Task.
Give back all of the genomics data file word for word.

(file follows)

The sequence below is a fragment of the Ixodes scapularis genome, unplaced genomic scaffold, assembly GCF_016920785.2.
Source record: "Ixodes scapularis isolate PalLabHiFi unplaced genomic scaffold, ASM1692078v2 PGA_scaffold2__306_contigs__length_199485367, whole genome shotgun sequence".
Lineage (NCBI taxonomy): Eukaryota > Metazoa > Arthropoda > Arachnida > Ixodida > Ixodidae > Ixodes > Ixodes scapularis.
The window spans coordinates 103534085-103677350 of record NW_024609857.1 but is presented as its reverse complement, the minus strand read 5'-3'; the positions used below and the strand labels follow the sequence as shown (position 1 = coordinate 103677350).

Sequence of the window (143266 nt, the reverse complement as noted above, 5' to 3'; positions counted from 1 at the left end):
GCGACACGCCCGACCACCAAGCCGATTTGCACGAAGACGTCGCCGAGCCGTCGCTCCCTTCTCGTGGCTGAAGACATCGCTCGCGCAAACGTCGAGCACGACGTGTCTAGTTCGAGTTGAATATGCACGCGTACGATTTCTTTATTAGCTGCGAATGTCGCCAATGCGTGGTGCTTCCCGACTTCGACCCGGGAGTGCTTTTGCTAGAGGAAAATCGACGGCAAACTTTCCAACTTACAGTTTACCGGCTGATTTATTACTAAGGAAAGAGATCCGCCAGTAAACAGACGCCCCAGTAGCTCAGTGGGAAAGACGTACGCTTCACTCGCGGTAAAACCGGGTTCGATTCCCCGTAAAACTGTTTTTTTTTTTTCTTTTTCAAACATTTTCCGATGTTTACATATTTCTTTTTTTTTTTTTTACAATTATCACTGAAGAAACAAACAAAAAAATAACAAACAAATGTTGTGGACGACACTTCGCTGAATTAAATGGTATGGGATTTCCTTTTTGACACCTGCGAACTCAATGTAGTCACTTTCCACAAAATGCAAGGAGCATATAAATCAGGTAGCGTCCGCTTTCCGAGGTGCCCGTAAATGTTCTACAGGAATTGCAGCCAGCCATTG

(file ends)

The sequence below is a fragment of the Ixodes scapularis genome, unplaced genomic scaffold, assembly GCF_016920785.2.
Source record: "Ixodes scapularis isolate PalLabHiFi unplaced genomic scaffold, ASM1692078v2 PGA_scaffold2__306_contigs__length_199485367, whole genome shotgun sequence".
Lineage (NCBI taxonomy): Eukaryota > Metazoa > Arthropoda > Arachnida > Ixodida > Ixodidae > Ixodes > Ixodes scapularis.
The window spans coordinates 103534085-103677350 of record NW_024609857.1 but is presented as its reverse complement, the minus strand read 5'-3'; the positions used below and the strand labels follow the sequence as shown (position 1 = coordinate 103677350).

Sequence of the window (143266 nt, the reverse complement as noted above, 5' to 3'; positions counted from 1 at the left end):
GCGACACGCCCGACCACCAAGCCGATTTGCACGAAGACGTCGCCGAGCCGTCGCTCCCTTCTCGTGGCTGAAGACATCGCTCGCGCAAACGTCGAGCACGACGTGTCTAGTTCGAGTTGAATATGCACGCGTACGATTTCTTTATTAGCTGCGAATGTCGCCAATGCGTGGTGCTTCCCGACTTCGACCCGGGAGTGCTTTTGCTAGAGGAAAATCGACGGCAAACTTTCCAACTTACAGTTTACCGGCTGATTTATTACTAAGGAAAGAGATCCGCCAGTAAACAGACGCCCCAGTAGCTCAGTGGGAAAGACGTACGCTTCACTCGCGGTAAAACCGGGTTCGATTCCCCGTAAAACTGTTTTTTTTTTTTCTTTTTCAAACATTTTCCGATGTTTACATATTTCTTTTTTTTTTTTTTACAATTATCACTGAAGAAACAAACAAAAAAATAACAAACAAATGTTGTGGACGACACTTCGCTGAATTAAATGGTATGGGATTTCCTTTTTGACACCTGCGAACTCAATGTAGTCACTTTCCACAAAATGCAAGGAGCATATAAATCAGGTAGCGTCCGCTTTCCGAGGTGCCCGTAAATGTTCTACAGGAATTGCAGCCAGCCATTG